You might have heard that the Jobab listed here might have been Job from the Bible. The reason is because, in the Septuagint there is an extra verse at the end of Job saying that his name was Jobab. The problem is, even if that verse is accurate, the two Jobabs have different fathers. But you might come across that if you listen to Bible studies on this passage.

Genesis 10:32 – 32 These are the clans of Noah’s sons, according to their family records, in their nations. The nations on earth spread out from these after the flood.

What we’re seeing here is just five generations from Noah but lots of activity in a relatively short time. We see scattering and empires built and nations formed. The seeds of unrest, opposition, and confusion had been planted and would yield millennia of war and struggle. Yet, all the while, God accomplishes His work through lives. That’s an interesting thought for us as we move through a book like Genesis. While man builds empires, God builds people. He does His work through your life, not through towers or cities. Through the regular course of life, as His people walk with Him and have families, listen to His leading, obey His word, He’s able to do what is impossible for man.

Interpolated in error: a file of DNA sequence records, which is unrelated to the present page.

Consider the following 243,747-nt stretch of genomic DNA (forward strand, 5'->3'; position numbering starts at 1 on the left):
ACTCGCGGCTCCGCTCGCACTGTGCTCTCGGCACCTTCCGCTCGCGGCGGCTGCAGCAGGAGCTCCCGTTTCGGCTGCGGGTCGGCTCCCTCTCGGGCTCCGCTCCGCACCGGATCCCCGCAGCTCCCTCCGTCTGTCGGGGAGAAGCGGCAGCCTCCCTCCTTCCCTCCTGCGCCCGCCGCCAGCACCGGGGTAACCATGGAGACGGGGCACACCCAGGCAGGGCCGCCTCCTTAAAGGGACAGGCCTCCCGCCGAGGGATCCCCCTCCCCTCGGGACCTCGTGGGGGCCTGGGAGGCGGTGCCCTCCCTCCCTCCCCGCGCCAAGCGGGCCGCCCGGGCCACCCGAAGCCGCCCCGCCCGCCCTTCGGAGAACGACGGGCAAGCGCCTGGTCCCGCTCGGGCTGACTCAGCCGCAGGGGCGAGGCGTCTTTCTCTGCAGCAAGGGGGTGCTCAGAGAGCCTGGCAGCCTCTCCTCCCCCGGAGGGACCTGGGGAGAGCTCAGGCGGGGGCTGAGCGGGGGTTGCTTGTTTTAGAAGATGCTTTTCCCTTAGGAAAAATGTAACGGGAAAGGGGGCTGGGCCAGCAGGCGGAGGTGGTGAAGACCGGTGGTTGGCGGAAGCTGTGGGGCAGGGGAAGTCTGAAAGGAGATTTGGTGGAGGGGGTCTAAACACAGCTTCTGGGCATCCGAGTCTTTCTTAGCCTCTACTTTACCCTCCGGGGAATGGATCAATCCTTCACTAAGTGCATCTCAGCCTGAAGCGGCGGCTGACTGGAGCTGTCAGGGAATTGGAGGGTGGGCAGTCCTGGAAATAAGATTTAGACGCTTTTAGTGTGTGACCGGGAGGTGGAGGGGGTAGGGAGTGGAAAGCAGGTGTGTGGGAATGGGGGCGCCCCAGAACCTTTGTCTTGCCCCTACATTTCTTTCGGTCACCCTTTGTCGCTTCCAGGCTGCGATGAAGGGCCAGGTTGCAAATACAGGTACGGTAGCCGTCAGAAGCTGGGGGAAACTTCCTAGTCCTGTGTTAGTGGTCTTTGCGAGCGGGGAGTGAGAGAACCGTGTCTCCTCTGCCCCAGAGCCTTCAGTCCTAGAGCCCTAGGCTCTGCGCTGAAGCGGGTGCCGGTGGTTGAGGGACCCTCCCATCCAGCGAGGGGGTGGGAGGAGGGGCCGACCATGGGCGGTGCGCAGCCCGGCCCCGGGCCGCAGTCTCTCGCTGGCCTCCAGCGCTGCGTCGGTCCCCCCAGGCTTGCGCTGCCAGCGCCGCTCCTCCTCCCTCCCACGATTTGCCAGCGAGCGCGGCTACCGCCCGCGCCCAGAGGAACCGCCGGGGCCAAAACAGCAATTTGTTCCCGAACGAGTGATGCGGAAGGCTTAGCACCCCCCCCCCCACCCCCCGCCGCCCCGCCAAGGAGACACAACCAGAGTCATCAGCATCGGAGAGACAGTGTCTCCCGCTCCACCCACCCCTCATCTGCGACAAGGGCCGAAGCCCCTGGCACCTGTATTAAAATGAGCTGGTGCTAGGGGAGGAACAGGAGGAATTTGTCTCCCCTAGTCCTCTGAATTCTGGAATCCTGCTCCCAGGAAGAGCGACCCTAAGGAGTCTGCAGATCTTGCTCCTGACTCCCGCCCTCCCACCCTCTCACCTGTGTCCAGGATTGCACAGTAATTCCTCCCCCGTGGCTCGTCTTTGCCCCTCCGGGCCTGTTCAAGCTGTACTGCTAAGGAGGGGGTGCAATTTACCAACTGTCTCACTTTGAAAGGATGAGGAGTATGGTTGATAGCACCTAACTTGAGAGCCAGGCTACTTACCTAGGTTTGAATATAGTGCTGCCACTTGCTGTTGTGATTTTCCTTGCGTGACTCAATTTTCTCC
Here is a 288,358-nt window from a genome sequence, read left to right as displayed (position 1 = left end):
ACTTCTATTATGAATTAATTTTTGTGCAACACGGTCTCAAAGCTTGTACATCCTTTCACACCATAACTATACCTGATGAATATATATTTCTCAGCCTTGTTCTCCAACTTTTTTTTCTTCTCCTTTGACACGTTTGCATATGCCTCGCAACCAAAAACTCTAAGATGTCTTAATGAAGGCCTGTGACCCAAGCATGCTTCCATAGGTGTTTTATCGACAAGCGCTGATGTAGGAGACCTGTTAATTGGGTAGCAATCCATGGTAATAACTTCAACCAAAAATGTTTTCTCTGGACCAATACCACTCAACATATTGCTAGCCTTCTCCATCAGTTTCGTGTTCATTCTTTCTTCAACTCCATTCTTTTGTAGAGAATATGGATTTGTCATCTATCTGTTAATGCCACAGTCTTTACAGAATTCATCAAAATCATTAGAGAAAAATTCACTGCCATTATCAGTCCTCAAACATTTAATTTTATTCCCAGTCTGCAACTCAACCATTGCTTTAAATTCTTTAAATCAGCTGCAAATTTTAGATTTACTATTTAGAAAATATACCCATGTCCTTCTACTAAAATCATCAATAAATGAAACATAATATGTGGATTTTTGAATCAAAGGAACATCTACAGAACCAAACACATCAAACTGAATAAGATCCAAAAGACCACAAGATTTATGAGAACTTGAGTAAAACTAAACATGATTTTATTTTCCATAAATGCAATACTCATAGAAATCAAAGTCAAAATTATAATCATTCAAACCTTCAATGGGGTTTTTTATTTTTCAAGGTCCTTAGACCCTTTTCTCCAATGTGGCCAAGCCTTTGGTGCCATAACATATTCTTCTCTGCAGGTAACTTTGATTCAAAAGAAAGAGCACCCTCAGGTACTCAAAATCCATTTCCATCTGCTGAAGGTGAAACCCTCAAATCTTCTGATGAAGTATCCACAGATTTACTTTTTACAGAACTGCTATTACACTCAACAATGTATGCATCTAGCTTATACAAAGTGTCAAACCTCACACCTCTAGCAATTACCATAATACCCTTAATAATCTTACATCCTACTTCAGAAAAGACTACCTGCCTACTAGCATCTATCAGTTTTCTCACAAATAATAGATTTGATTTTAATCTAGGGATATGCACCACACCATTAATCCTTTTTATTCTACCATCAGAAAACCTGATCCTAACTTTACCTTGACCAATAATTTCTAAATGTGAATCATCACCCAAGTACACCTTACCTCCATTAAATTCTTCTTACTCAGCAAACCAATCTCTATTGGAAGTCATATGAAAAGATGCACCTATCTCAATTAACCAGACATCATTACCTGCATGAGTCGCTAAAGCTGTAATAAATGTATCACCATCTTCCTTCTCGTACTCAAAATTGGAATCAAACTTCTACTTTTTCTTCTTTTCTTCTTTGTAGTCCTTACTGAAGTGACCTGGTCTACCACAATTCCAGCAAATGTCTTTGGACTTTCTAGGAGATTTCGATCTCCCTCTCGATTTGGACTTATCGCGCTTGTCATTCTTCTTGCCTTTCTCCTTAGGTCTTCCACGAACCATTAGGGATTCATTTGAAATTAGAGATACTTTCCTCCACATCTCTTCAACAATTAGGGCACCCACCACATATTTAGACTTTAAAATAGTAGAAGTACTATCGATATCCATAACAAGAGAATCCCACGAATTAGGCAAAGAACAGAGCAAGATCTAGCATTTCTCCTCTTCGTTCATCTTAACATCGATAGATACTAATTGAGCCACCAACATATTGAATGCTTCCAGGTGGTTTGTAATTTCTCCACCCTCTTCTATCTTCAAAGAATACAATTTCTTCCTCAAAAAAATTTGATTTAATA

This passage can encourage us that, even if it seems like the world is closing in, God is still able to do all that He has promised. And even if your family goes off into some strange direction, you can continue to go God’s way and do what’s right. You can keep following Him. And even if you make a mistake, which we all will, like Noah or Abraham or any of the other heroes of the faith, we can get back up and back in step with our loving Lord.

At a macro level, most of us are probably Japhethites, by and large. Praise God that we Gentiles have been grafted in to God’s special people. He has always allowed that, by the way. Canaanites like Rahab and Ruth were always ready to be welcomed by God. As a Japhethite nation, one concern we should have is our relationship to that special group of Shem’s descendants: the nation of Israel. The book of Joel says that God will hold nations accountable for how they treat Israel. And so we should entreat our leaders to honor and support that special nation.